Acupunture involves placement of very fine gauge needles (dry needling technique) into specific points on the body known as acupoints. These acupoints are located along well-characterized meridians. The intensive training involved in becoming a Certified Veterinary Acupuncturist (CVA) focuses on mastery in identification of these meridians. Insertion of the needles produces increased blood flow and relaxation of the muscles and tissues in the area, both critical features of the therapeutic effect of acupuncture. The needles can also be stimulated with low-voltage electrical current (electroacupuncture technique) allowing delivery of steady, higher levels of stimulation than traditional dry needling. Although relatively new to the Western world, acupuncture has been practiced for over 2,000 years in the East. Common conditions successfully treated or managed with acupuncture (often in conjunction with conventional medicine) include: arthritis, interverterbral disk disease, renal failure, skin allergies, heart disease, wound healing, and gastrointestinal disease.
Herbal medicine or herbology utilizes herbs, plant extracts, minerals and other materials as remedies to treat or prevent many common disease conditions. Frequently multiple herbs are combined into an individualized formula for a patient. Herbal formulas can also be utilized as a supplement to maximize peak health. Many recipes for successful herbal formulas are described in manuscripts compiled centuries ago. Common conditions managed with herbal medicine include: skin allergies, heart disease, behavioral issues, and gastrointestinal disease. Herbal medicine can also promote the quality of life in geriatric patients or pets with terminal disease.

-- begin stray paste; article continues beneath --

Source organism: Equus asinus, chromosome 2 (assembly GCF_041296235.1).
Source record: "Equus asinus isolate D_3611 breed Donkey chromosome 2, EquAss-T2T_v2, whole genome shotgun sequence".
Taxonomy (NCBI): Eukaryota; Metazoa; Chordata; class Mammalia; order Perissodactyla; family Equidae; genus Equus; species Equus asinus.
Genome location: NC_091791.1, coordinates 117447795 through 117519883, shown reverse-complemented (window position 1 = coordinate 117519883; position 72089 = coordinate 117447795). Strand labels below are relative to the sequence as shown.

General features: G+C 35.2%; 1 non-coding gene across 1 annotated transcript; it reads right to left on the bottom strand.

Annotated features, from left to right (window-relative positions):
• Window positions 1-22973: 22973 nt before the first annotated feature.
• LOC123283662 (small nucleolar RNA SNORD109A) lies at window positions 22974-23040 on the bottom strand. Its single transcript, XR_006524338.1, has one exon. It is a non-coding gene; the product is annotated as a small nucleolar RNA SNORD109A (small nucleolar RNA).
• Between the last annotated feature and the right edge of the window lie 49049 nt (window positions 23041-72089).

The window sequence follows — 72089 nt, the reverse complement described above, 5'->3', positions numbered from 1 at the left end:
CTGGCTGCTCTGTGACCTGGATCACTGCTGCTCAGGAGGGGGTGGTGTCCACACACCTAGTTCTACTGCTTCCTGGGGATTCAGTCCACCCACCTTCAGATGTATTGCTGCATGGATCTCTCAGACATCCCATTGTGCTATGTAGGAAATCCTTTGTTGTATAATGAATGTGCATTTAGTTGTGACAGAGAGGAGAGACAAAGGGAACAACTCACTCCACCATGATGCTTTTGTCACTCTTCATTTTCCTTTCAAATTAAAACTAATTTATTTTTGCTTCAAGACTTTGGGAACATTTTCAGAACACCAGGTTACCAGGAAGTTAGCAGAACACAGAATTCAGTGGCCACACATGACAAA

A form of massage often used in conjunction with acupuncture and herbal therapy. It is often used to stimulate acupressure points to get the body's qi moving through the meridians and into affected muscles and joints. Various techniques are used involving kneading and lifting the skin of the pet. Dr. Horton will also instruct owners to perform this on their pet at home. COMING IN 2016!
Likely you have heard the saying: “food is the best medicine”. With food therapy, intensive consideration is given to the individual constituents of a diet. These diet constituents can then be altered specifically for the individual patient, based on their current pattern diagnosis. Both home-made and store-bought diets can be utilized. Patients are provided diet recommendations designed to help manage a current disease condition or to promote health and prevent disease. COMING IN 2016!
Acupuncture in veterinary medicine? See why people have looked into an alternative approach to their pet's health. Integrative medicine offers your pet the advantages of conventional and traditional Chinese medicine. Using modern diagnostics and life-saving medications along with more natural herbal medicine options, your pet can have the best of both worlds.